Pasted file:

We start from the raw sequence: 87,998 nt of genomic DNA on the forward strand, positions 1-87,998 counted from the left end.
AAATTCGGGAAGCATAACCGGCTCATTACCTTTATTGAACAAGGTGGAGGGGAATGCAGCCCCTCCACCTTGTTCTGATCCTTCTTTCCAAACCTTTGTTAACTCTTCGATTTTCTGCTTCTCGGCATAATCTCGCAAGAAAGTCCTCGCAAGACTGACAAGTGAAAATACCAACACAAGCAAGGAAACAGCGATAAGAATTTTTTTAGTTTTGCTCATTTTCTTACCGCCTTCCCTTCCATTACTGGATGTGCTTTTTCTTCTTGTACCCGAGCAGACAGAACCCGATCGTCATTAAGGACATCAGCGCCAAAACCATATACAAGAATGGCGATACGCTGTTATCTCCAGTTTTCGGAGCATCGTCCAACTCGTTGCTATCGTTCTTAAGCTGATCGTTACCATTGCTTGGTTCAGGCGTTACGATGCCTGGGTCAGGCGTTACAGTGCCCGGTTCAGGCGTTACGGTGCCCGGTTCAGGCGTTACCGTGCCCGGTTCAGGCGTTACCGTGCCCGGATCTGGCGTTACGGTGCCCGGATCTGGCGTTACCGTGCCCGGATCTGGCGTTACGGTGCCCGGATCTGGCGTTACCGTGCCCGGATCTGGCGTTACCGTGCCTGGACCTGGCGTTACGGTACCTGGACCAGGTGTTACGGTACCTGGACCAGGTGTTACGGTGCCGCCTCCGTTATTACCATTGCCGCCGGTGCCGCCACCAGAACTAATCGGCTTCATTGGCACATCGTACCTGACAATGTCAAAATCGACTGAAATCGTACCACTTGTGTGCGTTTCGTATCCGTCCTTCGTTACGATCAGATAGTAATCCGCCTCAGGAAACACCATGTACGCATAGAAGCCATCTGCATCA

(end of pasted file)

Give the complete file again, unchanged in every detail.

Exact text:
We start from the raw sequence: 87,998 nt of genomic DNA on the forward strand, positions 1-87,998 counted from the left end.
AAATTCGGGAAGCATAACCGGCTCATTACCTTTATTGAACAAGGTGGAGGGGAATGCAGCCCCTCCACCTTGTTCTGATCCTTCTTTCCAAACCTTTGTTAACTCTTCGATTTTCTGCTTCTCGGCATAATCTCGCAAGAAAGTCCTCGCAAGACTGACAAGTGAAAATACCAACACAAGCAAGGAAACAGCGATAAGAATTTTTTTAGTTTTGCTCATTTTCTTACCGCCTTCCCTTCCATTACTGGATGTGCTTTTTCTTCTTGTACCCGAGCAGACAGAACCCGATCGTCATTAAGGACATCAGCGCCAAAACCATATACAAGAATGGCGATACGCTGTTATCTCCAGTTTTCGGAGCATCGTCCAACTCGTTGCTATCGTTCTTAAGCTGATCGTTACCATTGCTTGGTTCAGGCGTTACGATGCCTGGGTCAGGCGTTACAGTGCCCGGTTCAGGCGTTACGGTGCCCGGTTCAGGCGTTACCGTGCCCGGTTCAGGCGTTACCGTGCCCGGATCTGGCGTTACGGTGCCCGGATCTGGCGTTACCGTGCCCGGATCTGGCGTTACGGTGCCCGGATCTGGCGTTACCGTGCCCGGATCTGGCGTTACCGTGCCTGGACCTGGCGTTACGGTACCTGGACCAGGTGTTACGGTACCTGGACCAGGTGTTACGGTGCCGCCTCCGTTATTACCATTGCCGCCGGTGCCGCCACCAGAACTAATCGGCTTCATTGGCACATCGTACCTGACAATGTCAAAATCGACTGAAATCGTACCACTTGTGTGCGTTTCGTATCCGTCCTTCGTTACGATCAGATAGTAATCCGCCTCAGGAAACACCATGTACGCATAGAAGCCATCTGCATCA